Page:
. 24/7 Space News .
STELLAR CHEMISTRY
Researchers realize non-line-of-sight imaging with picosecond temporal resolution
by Staff Writers
Hefei, Israel (SPX) Aug 17, 2021

Comparison of different system working on reconstruction of letters

Usually, the traditional optical imaging strategies can only image the target objects within the field of camera. However, through the non-line-of-sight (NLOS) which can record the time-of-flight information about single-photon, the target imaging outside of the camera view can also be captured successfully with the assistance of related computational imaging algorithms.

A research team led by Prof. PAN Jianwei from University of Science and Technology of China (USTC) of the Chinese Academy of Sciences, in cooperation with researchers from the Jinan Institute of Quantum Technology, realized the millimeter-level three-dimension (3D) non-line-of-sight imaging by constructing up-conversion single-photon detector, paving the road for the multiple applications of this novel method.

Since the time of flight information of photons contains the relative spatial position information between objects, its accuracy of time will directly affect the accuracy of 3D reconstruction of objects. However, the accuracy of traditional NLOS imaging strategy, confined by the time resolution capability of single-photon detectors, is limited on centimeter level.

In this study, the researchers constructed an up-conversion single-photon detector operating around the near-infrared wavelength to realize high-resolution NLOS imaging.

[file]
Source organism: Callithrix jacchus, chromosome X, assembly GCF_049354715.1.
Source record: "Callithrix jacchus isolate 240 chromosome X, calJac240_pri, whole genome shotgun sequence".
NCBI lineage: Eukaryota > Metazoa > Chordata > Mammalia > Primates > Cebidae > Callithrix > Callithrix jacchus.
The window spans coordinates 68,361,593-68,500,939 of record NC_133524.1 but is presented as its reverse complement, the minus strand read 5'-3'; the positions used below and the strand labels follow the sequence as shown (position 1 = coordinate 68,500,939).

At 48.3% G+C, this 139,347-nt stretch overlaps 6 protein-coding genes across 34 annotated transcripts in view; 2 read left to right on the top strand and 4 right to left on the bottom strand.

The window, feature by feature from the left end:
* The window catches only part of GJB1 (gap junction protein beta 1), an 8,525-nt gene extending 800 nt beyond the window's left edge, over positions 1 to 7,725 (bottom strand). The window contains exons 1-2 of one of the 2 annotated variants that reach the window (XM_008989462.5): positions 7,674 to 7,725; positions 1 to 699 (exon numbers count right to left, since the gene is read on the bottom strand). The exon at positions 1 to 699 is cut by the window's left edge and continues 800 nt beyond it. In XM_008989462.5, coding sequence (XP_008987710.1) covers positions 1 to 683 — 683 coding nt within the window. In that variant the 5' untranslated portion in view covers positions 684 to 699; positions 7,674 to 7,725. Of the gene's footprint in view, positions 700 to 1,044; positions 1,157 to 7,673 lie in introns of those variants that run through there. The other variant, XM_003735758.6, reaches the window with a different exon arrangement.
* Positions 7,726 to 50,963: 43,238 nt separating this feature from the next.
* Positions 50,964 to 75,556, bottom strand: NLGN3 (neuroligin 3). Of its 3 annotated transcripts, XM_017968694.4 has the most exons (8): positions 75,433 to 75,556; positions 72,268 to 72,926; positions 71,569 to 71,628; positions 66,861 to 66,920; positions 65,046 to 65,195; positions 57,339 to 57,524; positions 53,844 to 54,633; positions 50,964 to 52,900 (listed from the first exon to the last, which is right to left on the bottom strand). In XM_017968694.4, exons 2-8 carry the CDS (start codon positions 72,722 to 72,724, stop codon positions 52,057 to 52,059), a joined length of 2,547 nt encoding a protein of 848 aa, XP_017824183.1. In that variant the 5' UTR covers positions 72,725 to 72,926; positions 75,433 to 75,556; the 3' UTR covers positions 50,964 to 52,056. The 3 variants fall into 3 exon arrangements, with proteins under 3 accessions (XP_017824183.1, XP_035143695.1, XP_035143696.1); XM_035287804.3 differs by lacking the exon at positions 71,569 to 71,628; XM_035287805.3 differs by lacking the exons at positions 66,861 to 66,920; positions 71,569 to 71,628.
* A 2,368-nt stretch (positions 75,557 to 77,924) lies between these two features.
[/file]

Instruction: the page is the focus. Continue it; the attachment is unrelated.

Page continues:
The excellent resolution of ~1.4 picoseconds and low noise counts rate of 5 cycles per second were achieved through long-wavelength-pumping and time-gating strategies.

Additionally, the team accomplished the high-precision 3D reconstruction of the target object outside the view, with a horizontal spatial resolution of two mm and a vertical spatial resolution of 0.18 mm.

These results open the way for high resolution NLOS imaging techniques for related applications.

Relevant results have been published in the journal Physical Review Letters.

Research Report: "Non-Line-of-Sight Imaging with Picosecond Temporal Resolution"


Related Links
University of Science and Technology of China,
Stellar Chemistry, The Universe And All Within It


Thanks for being there;
We need your help. The SpaceDaily news network continues to grow but revenues have never been harder to maintain.

With the rise of Ad Blockers, and Facebook - our traditional revenue sources via quality network advertising continues to decline. And unlike so many other news sites, we don't have a paywall - with those annoying usernames and passwords.

Our news coverage takes time and effort to publish 365 days a year.

If you find our news sites informative and useful then please consider becoming a regular supporter or for now make a one off contribution.
SpaceDaily Monthly Supporter
$5+ Billed Monthly


paypal only
SpaceDaily Contributor
$5 Billed Once


credit card or paypal


STELLAR CHEMISTRY
Light-bending technique for wavelength conversion may boost imaging technologies
Washington DC (UPI) Jul 30, 2021
Electrical engineers at UCLA have used a new light-bending technique to convert the wavelengths of light, a breakthrough that could boost the performance of many optical technologies. Lightwave frequency conversion is key for a variety of imaging and sensing technologies, but the process is often inefficient, adding bulk and complexity to a variety of devices. The new wavelength conversion technique - described Friday in the journal Nature Communications - relies on semiconductor surfa ... read more

Comment using your Disqus, Facebook, Google or Twitter login.



Share this article via these popular social media networks
del.icio.usdel.icio.us DiggDigg RedditReddit GoogleGoogle